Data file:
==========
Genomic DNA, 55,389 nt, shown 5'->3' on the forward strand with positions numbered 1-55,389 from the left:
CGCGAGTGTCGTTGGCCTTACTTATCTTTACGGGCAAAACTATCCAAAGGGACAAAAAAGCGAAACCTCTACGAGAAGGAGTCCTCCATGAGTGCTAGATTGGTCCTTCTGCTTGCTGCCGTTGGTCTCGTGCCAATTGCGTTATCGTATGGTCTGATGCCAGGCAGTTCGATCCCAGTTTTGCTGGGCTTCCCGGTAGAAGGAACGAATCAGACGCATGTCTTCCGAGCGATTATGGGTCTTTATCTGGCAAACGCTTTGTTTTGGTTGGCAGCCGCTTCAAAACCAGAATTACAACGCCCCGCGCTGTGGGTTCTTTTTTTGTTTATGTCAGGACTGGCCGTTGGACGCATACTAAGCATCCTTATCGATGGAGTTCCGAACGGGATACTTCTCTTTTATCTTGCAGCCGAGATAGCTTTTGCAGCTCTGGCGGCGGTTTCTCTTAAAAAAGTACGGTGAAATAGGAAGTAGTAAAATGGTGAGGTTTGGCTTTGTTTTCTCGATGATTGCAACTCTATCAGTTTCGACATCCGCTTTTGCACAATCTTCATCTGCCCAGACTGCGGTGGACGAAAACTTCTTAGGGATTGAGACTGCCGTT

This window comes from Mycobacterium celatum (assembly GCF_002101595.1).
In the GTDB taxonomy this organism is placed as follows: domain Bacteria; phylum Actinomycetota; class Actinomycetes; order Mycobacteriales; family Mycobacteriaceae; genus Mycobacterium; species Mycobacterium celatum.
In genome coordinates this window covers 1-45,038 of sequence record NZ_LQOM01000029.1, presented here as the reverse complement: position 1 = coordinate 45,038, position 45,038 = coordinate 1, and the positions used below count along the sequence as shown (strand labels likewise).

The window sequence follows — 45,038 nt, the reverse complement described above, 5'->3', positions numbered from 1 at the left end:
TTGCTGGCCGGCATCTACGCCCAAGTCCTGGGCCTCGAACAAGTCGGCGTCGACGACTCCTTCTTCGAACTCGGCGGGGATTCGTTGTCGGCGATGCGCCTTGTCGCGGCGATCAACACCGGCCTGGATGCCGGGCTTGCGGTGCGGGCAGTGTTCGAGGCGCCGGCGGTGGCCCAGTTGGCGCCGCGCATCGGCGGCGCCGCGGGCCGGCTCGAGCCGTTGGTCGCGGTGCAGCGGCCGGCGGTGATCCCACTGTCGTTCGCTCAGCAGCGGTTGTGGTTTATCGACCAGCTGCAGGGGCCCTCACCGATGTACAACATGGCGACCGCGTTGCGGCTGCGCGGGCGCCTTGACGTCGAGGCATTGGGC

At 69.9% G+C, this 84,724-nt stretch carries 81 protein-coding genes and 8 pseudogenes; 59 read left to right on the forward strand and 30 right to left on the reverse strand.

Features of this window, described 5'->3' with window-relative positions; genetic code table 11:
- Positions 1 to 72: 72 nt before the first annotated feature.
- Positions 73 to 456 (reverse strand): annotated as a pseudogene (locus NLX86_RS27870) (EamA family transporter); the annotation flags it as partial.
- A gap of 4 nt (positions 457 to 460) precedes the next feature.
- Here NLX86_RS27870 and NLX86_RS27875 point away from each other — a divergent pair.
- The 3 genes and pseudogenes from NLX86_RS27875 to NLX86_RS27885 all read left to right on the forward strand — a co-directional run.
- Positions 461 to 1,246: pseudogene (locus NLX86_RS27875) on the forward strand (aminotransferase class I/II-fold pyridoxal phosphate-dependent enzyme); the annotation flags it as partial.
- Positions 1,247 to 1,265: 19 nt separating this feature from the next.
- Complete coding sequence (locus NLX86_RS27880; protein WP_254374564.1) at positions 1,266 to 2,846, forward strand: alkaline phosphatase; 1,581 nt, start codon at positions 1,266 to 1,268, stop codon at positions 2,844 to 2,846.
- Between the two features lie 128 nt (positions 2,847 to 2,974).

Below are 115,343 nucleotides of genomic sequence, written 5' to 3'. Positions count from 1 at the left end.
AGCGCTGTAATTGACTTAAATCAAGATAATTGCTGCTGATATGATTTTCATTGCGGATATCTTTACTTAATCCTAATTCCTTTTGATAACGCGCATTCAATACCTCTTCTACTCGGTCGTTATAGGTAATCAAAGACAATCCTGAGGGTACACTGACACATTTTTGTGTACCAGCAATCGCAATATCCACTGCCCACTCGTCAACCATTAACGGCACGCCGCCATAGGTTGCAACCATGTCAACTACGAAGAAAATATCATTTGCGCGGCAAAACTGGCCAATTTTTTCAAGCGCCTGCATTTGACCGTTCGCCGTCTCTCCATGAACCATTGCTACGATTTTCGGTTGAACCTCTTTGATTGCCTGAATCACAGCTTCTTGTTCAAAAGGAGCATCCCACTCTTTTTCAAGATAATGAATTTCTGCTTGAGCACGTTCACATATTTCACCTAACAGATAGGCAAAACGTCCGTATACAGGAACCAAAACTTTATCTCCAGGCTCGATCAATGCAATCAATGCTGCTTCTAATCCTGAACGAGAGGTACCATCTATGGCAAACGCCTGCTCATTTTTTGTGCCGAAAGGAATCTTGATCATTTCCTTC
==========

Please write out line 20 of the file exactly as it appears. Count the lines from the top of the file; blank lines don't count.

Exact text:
AGCGCTGTAATTGACTTAAATCAAGATAATTGCTGCTGATATGATTTTCATTGCGGATATCTTTACTTAATCCTAATTCCTTTTGATAACGCGCATTCAATACCTCTTCTACTCGGTCGTTATAGGTAATCAAAGACAATCCTGAGGGTACACTGACACATTTTTGTGTACCAGCAATCGCAATATCCACTGCCCACTCGTCAACCATTAACGGCACGCCGCCATAGGTTGCAACCATGTCAACTACGAAGAAAATATCATTTGCGCGGCAAAACTGGCCAATTTTTTCAAGCGCCTGCATTTGACCGTTCGCCGTCTCTCCATGAACCATTGCTACGATTTTCGGTTGAACCTCTTTGATTGCCTGAATCACAGCTTCTTGTTCAAAAGGAGCATCCCACTCTTTTTCAAGATAATGAATTTCTGCTTGAGCACGTTCACATATTTCACCTAACAGATAGGCAAAACGTCCGTATACAGGAACCAAAACTTTATCTCCAGGCTCGATCAATGCAATCAATGCTGCTTCTAATCCTGAACGAGAGGTACCATCTATGGCAAACGCCTGCTCATTTTTTGTGCCGAAAGGAATCTTGATCATTTCCTTC